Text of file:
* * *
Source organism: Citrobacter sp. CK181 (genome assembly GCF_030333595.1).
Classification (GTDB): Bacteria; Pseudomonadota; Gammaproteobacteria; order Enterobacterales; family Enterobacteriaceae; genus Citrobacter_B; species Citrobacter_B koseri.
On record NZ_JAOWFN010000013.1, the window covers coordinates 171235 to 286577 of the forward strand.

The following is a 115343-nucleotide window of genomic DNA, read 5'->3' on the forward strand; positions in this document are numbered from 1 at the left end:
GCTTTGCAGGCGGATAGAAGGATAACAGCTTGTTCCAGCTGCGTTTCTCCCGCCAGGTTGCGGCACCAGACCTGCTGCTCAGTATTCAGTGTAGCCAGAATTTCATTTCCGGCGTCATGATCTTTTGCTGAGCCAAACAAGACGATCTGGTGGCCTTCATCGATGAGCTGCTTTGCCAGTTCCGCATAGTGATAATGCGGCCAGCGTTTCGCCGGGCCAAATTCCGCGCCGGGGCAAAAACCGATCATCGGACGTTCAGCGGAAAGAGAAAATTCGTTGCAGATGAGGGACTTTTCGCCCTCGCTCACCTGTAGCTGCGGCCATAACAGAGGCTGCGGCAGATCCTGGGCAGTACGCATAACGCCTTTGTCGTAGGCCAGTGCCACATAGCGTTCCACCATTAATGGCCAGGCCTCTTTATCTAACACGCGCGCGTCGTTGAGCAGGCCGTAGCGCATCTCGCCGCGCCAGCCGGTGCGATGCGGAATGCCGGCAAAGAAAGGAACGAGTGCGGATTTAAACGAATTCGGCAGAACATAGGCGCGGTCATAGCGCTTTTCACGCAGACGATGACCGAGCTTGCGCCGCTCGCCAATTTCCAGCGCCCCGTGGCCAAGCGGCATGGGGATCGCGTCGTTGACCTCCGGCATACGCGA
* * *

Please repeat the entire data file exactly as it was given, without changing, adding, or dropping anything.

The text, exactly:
Source organism: Citrobacter sp. CK181 (genome assembly GCF_030333595.1).
Classification (GTDB): Bacteria; Pseudomonadota; Gammaproteobacteria; order Enterobacterales; family Enterobacteriaceae; genus Citrobacter_B; species Citrobacter_B koseri.
On record NZ_JAOWFN010000013.1, the window covers coordinates 171235 to 286577 of the forward strand.

The following is a 115343-nucleotide window of genomic DNA, read 5'->3' on the forward strand; positions in this document are numbered from 1 at the left end:
GCTTTGCAGGCGGATAGAAGGATAACAGCTTGTTCCAGCTGCGTTTCTCCCGCCAGGTTGCGGCACCAGACCTGCTGCTCAGTATTCAGTGTAGCCAGAATTTCATTTCCGGCGTCATGATCTTTTGCTGAGCCAAACAAGACGATCTGGTGGCCTTCATCGATGAGCTGCTTTGCCAGTTCCGCATAGTGATAATGCGGCCAGCGTTTCGCCGGGCCAAATTCCGCGCCGGGGCAAAAACCGATCATCGGACGTTCAGCGGAAAGAGAAAATTCGTTGCAGATGAGGGACTTTTCGCCCTCGCTCACCTGTAGCTGCGGCCATAACAGAGGCTGCGGCAGATCCTGGGCAGTACGCATAACGCCTTTGTCGTAGGCCAGTGCCACATAGCGTTCCACCATTAATGGCCAGGCCTCTTTATCTAACACGCGCGCGTCGTTGAGCAGGCCGTAGCGCATCTCGCCGCGCCAGCCGGTGCGATGCGGAATGCCGGCAAAGAAAGGAACGAGTGCGGATTTAAACGAATTCGGCAGAACATAGGCGCGGTCATAGCGCTTTTCACGCAGACGATGACCGAGCTTGCGCCGCTCGCCAATTTCCAGCGCCCCGTGGCCAAGCGGCATGGGGATCGCGTCGTTGACCTCCGGCATACGCGA